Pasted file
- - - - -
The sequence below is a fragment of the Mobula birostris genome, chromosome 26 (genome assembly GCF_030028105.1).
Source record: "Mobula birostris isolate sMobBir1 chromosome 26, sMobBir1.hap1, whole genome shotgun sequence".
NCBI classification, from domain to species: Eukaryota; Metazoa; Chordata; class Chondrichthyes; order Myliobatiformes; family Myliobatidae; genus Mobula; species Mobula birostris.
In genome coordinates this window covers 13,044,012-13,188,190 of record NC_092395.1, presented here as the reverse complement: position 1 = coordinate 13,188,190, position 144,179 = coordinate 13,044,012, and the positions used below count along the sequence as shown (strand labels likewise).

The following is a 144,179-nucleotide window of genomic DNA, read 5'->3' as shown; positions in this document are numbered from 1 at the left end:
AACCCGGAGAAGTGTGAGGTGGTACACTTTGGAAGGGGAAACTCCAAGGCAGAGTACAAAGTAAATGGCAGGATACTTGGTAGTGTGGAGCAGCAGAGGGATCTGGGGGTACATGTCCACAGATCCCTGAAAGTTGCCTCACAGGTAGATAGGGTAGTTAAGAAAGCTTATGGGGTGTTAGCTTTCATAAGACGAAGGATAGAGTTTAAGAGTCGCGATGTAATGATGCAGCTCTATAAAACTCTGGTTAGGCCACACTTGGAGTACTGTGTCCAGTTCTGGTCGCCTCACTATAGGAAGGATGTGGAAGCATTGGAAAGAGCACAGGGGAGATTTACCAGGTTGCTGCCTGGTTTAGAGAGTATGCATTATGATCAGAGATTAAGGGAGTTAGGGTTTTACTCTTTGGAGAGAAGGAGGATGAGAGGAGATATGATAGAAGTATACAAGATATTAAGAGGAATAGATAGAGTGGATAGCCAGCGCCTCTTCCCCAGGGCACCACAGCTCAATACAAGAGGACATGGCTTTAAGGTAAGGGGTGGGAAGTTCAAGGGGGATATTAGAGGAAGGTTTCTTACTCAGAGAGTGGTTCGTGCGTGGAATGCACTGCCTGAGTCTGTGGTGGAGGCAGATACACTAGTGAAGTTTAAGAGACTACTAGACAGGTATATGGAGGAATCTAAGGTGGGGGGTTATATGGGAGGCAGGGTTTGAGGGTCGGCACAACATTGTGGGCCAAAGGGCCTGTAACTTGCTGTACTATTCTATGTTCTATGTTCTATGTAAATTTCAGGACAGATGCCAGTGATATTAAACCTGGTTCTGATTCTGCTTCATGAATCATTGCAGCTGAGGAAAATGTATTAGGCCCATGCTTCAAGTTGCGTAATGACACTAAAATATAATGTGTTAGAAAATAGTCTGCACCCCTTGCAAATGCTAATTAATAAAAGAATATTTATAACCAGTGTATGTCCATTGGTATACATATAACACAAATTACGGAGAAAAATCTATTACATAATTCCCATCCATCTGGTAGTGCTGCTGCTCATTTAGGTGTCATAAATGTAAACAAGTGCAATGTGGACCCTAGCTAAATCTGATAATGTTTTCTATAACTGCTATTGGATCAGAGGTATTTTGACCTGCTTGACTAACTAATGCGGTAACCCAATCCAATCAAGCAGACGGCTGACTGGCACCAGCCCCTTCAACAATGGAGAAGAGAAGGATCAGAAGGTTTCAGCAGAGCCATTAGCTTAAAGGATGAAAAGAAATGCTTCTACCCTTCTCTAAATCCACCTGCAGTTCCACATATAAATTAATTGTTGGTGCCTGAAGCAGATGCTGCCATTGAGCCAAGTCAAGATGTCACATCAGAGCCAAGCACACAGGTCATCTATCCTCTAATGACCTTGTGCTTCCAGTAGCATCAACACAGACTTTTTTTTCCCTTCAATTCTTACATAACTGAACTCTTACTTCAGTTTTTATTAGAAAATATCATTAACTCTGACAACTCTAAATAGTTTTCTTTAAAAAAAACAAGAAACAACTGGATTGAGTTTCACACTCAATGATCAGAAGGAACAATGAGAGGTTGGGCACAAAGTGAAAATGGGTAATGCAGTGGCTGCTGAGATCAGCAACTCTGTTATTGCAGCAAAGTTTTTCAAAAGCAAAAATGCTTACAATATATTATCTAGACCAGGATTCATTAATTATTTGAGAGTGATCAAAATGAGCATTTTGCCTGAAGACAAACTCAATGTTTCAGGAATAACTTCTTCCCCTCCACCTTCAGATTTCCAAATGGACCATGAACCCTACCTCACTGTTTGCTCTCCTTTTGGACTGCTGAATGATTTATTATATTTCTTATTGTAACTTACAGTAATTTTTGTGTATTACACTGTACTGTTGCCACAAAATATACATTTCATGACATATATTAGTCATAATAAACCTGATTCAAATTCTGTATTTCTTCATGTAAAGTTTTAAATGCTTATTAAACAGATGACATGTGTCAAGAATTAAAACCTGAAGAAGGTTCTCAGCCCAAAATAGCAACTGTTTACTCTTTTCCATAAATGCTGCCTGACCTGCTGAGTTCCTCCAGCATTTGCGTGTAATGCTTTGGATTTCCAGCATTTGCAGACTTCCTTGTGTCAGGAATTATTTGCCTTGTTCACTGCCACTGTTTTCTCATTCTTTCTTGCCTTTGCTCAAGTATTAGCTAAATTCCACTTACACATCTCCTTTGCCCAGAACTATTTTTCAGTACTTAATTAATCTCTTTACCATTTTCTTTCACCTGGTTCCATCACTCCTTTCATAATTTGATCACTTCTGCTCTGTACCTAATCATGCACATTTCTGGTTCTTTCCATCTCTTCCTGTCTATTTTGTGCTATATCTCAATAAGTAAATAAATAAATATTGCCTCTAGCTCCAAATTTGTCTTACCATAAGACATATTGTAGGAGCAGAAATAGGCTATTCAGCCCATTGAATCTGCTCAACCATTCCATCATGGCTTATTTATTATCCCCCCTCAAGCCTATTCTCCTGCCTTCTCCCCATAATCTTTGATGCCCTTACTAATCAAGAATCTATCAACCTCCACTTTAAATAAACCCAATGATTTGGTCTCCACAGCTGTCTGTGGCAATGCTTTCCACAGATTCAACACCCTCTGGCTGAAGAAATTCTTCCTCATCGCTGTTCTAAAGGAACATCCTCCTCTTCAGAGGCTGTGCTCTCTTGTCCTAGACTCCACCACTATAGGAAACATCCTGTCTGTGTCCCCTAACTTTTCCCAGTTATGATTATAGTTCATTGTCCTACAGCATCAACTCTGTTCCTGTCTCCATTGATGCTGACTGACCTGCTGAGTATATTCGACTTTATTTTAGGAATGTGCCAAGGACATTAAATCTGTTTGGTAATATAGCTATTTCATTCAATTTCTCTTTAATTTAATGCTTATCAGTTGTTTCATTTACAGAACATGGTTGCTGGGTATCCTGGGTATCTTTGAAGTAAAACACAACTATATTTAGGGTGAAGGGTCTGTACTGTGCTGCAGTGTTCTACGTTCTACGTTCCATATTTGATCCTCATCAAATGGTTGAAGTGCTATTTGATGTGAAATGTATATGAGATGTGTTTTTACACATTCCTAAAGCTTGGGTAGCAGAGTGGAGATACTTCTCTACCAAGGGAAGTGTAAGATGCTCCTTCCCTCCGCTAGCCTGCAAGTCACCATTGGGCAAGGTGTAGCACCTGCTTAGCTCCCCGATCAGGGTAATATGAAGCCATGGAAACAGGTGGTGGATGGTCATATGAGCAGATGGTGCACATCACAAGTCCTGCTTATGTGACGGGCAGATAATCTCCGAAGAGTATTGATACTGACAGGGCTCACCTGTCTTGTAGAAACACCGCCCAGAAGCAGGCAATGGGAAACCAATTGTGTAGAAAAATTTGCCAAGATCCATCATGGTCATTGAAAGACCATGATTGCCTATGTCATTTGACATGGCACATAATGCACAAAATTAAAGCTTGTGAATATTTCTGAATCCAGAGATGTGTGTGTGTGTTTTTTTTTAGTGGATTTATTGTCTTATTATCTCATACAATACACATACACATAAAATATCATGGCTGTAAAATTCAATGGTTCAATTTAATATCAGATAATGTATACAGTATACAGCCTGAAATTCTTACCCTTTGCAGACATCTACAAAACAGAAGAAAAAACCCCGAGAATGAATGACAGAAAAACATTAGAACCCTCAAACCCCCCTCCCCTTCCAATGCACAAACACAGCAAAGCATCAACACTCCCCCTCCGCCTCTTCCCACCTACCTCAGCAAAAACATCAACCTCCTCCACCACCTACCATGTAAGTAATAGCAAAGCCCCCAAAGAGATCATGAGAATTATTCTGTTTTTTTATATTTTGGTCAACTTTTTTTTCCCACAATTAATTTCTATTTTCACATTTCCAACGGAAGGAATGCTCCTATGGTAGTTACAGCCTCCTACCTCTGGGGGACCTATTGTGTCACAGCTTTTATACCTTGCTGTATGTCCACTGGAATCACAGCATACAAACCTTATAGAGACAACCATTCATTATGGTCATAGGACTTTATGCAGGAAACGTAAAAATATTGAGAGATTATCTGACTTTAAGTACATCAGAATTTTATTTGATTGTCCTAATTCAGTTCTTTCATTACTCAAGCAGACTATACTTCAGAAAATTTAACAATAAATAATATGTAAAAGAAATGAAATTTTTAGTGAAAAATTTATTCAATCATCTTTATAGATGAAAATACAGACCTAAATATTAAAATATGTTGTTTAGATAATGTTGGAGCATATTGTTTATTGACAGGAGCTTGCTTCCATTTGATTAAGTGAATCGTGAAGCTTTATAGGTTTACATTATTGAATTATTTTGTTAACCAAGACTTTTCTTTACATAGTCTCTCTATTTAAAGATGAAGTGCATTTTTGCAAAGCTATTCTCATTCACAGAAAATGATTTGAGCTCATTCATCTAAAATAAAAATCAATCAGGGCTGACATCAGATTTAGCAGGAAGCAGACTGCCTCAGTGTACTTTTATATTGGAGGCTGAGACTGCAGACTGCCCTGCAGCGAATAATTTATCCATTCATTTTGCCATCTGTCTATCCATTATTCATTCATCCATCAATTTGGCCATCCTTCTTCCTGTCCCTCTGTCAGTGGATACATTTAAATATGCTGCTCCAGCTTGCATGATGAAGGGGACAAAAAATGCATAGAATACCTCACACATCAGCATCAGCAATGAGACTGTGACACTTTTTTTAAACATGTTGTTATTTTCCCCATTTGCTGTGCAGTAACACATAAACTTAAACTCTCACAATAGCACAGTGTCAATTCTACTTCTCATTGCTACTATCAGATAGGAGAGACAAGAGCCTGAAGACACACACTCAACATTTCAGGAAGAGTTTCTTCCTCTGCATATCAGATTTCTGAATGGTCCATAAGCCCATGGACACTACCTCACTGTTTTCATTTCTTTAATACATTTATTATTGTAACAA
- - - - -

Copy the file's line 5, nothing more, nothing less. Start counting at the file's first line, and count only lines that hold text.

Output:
The following is a 144,179-nucleotide window of genomic DNA, read 5'->3' as shown; positions in this document are numbered from 1 at the left end: